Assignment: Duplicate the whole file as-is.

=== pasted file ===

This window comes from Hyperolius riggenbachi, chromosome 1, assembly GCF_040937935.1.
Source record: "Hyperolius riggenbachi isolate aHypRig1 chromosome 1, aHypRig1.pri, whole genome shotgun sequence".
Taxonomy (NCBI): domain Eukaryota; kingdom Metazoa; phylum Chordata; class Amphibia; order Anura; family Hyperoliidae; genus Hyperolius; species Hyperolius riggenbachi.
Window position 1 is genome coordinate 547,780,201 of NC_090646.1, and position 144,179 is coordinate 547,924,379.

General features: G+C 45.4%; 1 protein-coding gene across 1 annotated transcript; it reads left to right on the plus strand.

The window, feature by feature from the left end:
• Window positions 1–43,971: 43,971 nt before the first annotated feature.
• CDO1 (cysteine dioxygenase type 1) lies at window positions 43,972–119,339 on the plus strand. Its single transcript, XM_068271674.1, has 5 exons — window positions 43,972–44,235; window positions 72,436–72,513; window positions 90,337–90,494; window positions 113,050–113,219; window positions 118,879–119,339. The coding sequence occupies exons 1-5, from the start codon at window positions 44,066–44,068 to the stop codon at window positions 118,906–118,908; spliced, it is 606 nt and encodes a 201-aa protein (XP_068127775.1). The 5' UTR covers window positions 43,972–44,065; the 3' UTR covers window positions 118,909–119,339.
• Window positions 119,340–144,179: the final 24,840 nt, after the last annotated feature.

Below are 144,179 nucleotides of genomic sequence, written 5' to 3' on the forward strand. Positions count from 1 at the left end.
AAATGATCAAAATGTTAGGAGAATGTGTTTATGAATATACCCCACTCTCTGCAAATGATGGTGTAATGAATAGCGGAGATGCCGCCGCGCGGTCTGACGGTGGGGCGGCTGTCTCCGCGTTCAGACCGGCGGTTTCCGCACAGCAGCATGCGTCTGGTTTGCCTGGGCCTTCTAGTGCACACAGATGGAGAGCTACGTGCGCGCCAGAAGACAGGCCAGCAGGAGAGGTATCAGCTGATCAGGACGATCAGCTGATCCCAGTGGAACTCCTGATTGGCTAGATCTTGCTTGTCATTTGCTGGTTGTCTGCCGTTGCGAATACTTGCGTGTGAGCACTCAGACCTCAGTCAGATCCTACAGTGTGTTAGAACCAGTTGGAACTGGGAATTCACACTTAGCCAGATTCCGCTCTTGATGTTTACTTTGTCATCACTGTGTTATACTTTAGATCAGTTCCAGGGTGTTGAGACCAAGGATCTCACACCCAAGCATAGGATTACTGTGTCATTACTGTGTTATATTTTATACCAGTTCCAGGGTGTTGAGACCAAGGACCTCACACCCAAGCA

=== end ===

This window comes from Hyperolius riggenbachi, chromosome 1, assembly GCF_040937935.1.
Source record: "Hyperolius riggenbachi isolate aHypRig1 chromosome 1, aHypRig1.pri, whole genome shotgun sequence".
Taxonomy (NCBI): domain Eukaryota; kingdom Metazoa; phylum Chordata; class Amphibia; order Anura; family Hyperoliidae; genus Hyperolius; species Hyperolius riggenbachi.
Window position 1 is genome coordinate 547,780,201 of NC_090646.1, and position 144,179 is coordinate 547,924,379.

General features: G+C 45.4%; 1 protein-coding gene across 1 annotated transcript; it reads left to right on the plus strand.

The window, feature by feature from the left end:
• Window positions 1–43,971: 43,971 nt before the first annotated feature.
• CDO1 (cysteine dioxygenase type 1) lies at window positions 43,972–119,339 on the plus strand. Its single transcript, XM_068271674.1, has 5 exons — window positions 43,972–44,235; window positions 72,436–72,513; window positions 90,337–90,494; window positions 113,050–113,219; window positions 118,879–119,339. The coding sequence occupies exons 1-5, from the start codon at window positions 44,066–44,068 to the stop codon at window positions 118,906–118,908; spliced, it is 606 nt and encodes a 201-aa protein (XP_068127775.1). The 5' UTR covers window positions 43,972–44,065; the 3' UTR covers window positions 118,909–119,339.
• Window positions 119,340–144,179: the final 24,840 nt, after the last annotated feature.

Below are 144,179 nucleotides of genomic sequence, written 5' to 3' on the forward strand. Positions count from 1 at the left end.
AAATGATCAAAATGTTAGGAGAATGTGTTTATGAATATACCCCACTCTCTGCAAATGATGGTGTAATGAATAGCGGAGATGCCGCCGCGCGGTCTGACGGTGGGGCGGCTGTCTCCGCGTTCAGACCGGCGGTTTCCGCACAGCAGCATGCGTCTGGTTTGCCTGGGCCTTCTAGTGCACACAGATGGAGAGCTACGTGCGCGCCAGAAGACAGGCCAGCAGGAGAGGTATCAGCTGATCAGGACGATCAGCTGATCCCAGTGGAACTCCTGATTGGCTAGATCTTGCTTGTCATTTGCTGGTTGTCTGCCGTTGCGAATACTTGCGTGTGAGCACTCAGACCTCAGTCAGATCCTACAGTGTGTTAGAACCAGTTGGAACTGGGAATTCACACTTAGCCAGATTCCGCTCTTGATGTTTACTTTGTCATCACTGTGTTATACTTTAGATCAGTTCCAGGGTGTTGAGACCAAGGATCTCACACCCAAGCATAGGATTACTGTGTCATTACTGTGTTATATTTTATACCAGTTCCAGGGTGTTGAGACCAAGGACCTCACACCCAAGCA